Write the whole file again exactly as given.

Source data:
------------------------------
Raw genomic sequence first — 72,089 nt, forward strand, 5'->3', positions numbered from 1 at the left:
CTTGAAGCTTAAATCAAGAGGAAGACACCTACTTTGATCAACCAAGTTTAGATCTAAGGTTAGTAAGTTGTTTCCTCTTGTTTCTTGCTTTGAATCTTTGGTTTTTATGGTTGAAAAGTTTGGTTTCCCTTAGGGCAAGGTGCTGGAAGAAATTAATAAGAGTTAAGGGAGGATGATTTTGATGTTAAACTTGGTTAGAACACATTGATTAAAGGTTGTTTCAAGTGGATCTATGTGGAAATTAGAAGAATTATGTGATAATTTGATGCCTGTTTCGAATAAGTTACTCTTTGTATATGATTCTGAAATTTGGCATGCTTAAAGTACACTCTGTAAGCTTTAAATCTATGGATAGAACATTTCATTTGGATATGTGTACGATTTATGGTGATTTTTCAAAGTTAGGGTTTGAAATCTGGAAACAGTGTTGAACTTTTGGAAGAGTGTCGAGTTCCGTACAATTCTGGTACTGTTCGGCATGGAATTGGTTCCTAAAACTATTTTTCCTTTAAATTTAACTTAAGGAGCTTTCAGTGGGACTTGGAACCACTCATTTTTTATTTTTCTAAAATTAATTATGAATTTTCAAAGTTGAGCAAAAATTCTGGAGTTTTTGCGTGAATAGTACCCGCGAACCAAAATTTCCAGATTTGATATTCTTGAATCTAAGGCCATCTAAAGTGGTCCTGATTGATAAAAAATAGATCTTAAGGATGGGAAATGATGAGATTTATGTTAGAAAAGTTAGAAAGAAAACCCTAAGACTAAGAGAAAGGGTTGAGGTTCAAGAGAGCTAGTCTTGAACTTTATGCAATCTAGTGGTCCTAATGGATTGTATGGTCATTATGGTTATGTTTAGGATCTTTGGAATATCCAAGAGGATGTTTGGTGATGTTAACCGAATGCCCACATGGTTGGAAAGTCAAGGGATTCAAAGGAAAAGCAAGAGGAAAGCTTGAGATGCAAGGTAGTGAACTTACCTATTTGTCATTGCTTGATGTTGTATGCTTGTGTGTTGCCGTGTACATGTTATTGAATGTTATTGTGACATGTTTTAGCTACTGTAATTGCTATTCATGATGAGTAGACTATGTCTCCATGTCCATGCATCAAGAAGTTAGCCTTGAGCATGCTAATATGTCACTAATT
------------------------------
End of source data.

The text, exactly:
Raw genomic sequence first — 72,089 nt, forward strand, 5'->3', positions numbered from 1 at the left:
CTTGAAGCTTAAATCAAGAGGAAGACACCTACTTTGATCAACCAAGTTTAGATCTAAGGTTAGTAAGTTGTTTCCTCTTGTTTCTTGCTTTGAATCTTTGGTTTTTATGGTTGAAAAGTTTGGTTTCCCTTAGGGCAAGGTGCTGGAAGAAATTAATAAGAGTTAAGGGAGGATGATTTTGATGTTAAACTTGGTTAGAACACATTGATTAAAGGTTGTTTCAAGTGGATCTATGTGGAAATTAGAAGAATTATGTGATAATTTGATGCCTGTTTCGAATAAGTTACTCTTTGTATATGATTCTGAAATTTGGCATGCTTAAAGTACACTCTGTAAGCTTTAAATCTATGGATAGAACATTTCATTTGGATATGTGTACGATTTATGGTGATTTTTCAAAGTTAGGGTTTGAAATCTGGAAACAGTGTTGAACTTTTGGAAGAGTGTCGAGTTCCGTACAATTCTGGTACTGTTCGGCATGGAATTGGTTCCTAAAACTATTTTTCCTTTAAATTTAACTTAAGGAGCTTTCAGTGGGACTTGGAACCACTCATTTTTTATTTTTCTAAAATTAATTATGAATTTTCAAAGTTGAGCAAAAATTCTGGAGTTTTTGCGTGAATAGTACCCGCGAACCAAAATTTCCAGATTTGATATTCTTGAATCTAAGGCCATCTAAAGTGGTCCTGATTGATAAAAAATAGATCTTAAGGATGGGAAATGATGAGATTTATGTTAGAAAAGTTAGAAAGAAAACCCTAAGACTAAGAGAAAGGGTTGAGGTTCAAGAGAGCTAGTCTTGAACTTTATGCAATCTAGTGGTCCTAATGGATTGTATGGTCATTATGGTTATGTTTAGGATCTTTGGAATATCCAAGAGGATGTTTGGTGATGTTAACCGAATGCCCACATGGTTGGAAAGTCAAGGGATTCAAAGGAAAAGCAAGAGGAAAGCTTGAGATGCAAGGTAGTGAACTTACCTATTTGTCATTGCTTGATGTTGTATGCTTGTGTGTTGCCGTGTACATGTTATTGAATGTTATTGTGACATGTTTTAGCTACTGTAATTGCTATTCATGATGAGTAGACTATGTCTCCATGTCCATGCATCAAGAAGTTAGCCTTGAGCATGCTAATATGTCACTAATT